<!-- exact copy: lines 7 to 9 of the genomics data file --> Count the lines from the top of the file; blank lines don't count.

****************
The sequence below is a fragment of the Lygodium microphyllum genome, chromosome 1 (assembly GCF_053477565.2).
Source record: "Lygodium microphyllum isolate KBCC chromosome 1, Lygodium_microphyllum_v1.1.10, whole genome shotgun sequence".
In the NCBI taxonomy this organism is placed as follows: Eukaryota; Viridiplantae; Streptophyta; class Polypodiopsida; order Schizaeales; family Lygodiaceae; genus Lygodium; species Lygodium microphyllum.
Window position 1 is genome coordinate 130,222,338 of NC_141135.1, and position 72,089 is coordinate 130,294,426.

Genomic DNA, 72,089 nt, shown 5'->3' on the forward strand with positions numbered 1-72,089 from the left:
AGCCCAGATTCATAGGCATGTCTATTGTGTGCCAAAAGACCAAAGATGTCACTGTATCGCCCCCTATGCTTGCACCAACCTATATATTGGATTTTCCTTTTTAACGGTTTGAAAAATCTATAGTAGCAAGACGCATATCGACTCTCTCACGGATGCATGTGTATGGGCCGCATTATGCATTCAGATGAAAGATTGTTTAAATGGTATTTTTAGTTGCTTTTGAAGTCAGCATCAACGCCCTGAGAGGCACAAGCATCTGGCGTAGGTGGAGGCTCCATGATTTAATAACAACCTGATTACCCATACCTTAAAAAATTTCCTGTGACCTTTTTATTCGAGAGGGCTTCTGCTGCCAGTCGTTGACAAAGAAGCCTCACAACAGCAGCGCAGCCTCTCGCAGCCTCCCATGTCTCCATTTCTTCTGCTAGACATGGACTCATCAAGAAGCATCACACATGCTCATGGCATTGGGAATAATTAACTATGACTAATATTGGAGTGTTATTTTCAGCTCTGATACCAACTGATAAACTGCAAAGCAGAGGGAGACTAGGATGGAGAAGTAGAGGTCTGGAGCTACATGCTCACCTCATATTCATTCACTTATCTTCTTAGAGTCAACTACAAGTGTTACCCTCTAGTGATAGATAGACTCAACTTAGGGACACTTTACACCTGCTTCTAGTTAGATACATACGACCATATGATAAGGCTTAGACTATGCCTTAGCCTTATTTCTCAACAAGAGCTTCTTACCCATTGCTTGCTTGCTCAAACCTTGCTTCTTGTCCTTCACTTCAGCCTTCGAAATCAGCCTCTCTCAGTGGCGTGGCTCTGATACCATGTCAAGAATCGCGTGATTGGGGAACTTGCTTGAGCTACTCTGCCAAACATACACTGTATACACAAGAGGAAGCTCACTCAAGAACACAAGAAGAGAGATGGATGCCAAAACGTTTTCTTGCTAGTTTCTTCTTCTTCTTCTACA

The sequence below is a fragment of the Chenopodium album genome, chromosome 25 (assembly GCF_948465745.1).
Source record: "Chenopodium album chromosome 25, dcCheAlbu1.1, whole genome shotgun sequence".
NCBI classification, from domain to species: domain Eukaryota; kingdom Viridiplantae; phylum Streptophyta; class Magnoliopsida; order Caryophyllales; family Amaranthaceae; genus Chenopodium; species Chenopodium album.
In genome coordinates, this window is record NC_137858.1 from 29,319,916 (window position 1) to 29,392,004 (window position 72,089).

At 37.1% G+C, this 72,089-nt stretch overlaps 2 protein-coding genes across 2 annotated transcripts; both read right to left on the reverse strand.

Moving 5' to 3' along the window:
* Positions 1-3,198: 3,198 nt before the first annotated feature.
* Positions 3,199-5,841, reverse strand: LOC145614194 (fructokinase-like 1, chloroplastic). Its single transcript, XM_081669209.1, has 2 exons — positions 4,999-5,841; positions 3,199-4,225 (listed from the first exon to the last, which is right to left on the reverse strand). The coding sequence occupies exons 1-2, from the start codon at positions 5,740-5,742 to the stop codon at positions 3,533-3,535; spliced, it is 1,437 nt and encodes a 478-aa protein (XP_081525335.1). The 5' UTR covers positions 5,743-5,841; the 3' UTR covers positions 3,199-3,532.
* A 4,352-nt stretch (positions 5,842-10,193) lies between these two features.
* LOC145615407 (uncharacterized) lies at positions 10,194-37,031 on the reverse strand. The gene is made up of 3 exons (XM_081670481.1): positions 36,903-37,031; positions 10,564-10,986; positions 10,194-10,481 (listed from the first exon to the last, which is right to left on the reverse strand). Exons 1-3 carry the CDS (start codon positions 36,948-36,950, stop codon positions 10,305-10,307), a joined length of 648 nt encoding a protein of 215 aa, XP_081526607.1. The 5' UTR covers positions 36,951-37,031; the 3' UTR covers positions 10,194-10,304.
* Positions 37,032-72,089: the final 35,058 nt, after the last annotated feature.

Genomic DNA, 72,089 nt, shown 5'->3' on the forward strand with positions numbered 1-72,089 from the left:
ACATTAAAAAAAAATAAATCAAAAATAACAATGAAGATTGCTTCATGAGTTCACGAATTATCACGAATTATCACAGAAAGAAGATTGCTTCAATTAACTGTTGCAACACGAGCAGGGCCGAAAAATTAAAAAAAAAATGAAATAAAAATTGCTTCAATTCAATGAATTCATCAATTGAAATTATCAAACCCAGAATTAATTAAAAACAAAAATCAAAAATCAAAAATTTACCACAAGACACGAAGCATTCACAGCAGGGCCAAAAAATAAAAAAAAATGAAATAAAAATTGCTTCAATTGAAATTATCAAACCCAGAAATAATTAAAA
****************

The sequence below is a fragment of the Chenopodium album genome, chromosome 25 (assembly GCF_948465745.1).
Source record: "Chenopodium album chromosome 25, dcCheAlbu1.1, whole genome shotgun sequence".
NCBI classification, from domain to species: domain Eukaryota; kingdom Viridiplantae; phylum Streptophyta; class Magnoliopsida; order Caryophyllales; family Amaranthaceae; genus Chenopodium; species Chenopodium album.